CSR (Corporate Social Responsibility) and Sustainability

What is the story behind the Fairtrade labels and organic coffee and other products?

  Following the stakeholder pressure and advocacy campaigns by the NGOs and civil society, most of the companies became more environmentally aware and started to take into consideration the environmental and social impact of production, trying to eliminate any negative impacts and ensure a sustainable and beneficial future.
  CSR is defined as a “concept whereby companies integrate social and environmental concerns in their business operations and in their interaction with their stakeholders on a voluntary basis”(European Union, 2011). It focuses on the interaction between the corporations and its stakeholders.                                 
  Moreover, according to the stakeholder theory, by listening to the stakeholders, the firm tries to gain a comparative institutional advantage. Due to mimetic institutional pressures other organizations will further try to follow or mimic the example of an organization, which has CSR in line with the demand of the stakeholders, advocating for the best practice approach. Company’s success depends mainly on its ability to coordinate its actions effectively in line with the interests of a various range of stakeholders. Thus, the organizations that listen to the demands of all stakeholders will outperform other orgnization that ignore some, while privileging others.       The stakeholder theory is important when explaining CSR issues as it complements the CSR by addressing specific interests and responsibilities to concrete groups of people affected by corporate business activity. This theory includes the ‘corporate ethics’, suggesting that the company should take into account the potential to harm the environment and society in which it operates and try to eliminate its negative impact. Responding to the demands of the stakeholders is a core element of the legitimacy, which increases the prospects for organization’s survival. Legitimacy is not given because an organization produces better services, but because it adheres to the accepted social norms, that is what the people consider appropriate.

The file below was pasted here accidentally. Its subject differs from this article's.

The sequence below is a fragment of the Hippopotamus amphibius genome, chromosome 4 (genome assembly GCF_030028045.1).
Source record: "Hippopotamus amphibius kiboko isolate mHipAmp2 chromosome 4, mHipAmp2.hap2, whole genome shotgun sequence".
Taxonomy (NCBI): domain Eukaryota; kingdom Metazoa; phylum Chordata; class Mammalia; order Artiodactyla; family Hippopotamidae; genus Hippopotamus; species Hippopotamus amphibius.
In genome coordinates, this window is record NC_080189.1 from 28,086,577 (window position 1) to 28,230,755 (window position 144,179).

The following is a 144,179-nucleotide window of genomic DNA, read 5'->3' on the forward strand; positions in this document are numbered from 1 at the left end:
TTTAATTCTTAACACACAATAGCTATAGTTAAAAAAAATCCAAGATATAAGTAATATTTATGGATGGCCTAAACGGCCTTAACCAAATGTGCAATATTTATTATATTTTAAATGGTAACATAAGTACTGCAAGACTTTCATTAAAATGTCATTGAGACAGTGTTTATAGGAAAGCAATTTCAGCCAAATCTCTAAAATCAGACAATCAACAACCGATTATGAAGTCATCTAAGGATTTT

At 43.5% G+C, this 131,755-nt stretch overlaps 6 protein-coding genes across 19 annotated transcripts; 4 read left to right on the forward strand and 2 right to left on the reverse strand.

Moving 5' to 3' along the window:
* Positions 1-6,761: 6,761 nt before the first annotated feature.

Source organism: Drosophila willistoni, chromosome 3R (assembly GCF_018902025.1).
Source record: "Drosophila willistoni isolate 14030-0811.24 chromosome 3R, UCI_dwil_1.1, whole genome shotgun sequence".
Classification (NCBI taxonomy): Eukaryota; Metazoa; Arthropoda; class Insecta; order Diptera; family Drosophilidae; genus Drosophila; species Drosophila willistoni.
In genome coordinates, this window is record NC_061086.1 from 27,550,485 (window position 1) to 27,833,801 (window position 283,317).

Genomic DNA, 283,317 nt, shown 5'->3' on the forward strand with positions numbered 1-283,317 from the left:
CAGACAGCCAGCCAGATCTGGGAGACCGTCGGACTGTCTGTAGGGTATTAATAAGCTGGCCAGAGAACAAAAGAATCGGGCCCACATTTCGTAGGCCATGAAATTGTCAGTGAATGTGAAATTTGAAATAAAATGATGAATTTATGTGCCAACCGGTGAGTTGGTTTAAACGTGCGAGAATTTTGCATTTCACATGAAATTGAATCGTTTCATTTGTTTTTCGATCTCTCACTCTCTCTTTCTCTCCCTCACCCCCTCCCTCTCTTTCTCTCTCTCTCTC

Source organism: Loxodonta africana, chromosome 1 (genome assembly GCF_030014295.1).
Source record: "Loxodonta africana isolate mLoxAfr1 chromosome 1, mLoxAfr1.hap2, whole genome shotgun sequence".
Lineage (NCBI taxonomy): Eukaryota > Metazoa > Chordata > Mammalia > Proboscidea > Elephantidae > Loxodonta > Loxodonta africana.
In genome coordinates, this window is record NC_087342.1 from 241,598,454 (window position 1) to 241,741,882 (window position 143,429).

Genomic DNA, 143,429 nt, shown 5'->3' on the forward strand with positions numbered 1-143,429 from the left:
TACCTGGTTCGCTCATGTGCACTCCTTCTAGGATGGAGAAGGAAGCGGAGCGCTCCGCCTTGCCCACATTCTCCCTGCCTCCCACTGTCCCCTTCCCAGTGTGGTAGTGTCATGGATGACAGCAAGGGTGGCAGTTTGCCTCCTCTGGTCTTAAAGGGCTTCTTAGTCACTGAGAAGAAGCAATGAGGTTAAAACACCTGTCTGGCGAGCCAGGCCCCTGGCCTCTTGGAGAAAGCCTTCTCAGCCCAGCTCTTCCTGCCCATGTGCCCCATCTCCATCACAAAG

Nowadays we live in he latest environmentalism wave, which focuses on sustainability as its key concept. The peer-pressure of the best-practice-approach-company that other companies try follow, sets a positive example for other corporations in the sector and subsequent organizational change and taking a responsbile approach towards the local community, suppliers, production process and the environment.


EU (2002).“ Communication from the Commission: Corporate Social Responsibility: A business contribution to Sustainable Development”. European Commission.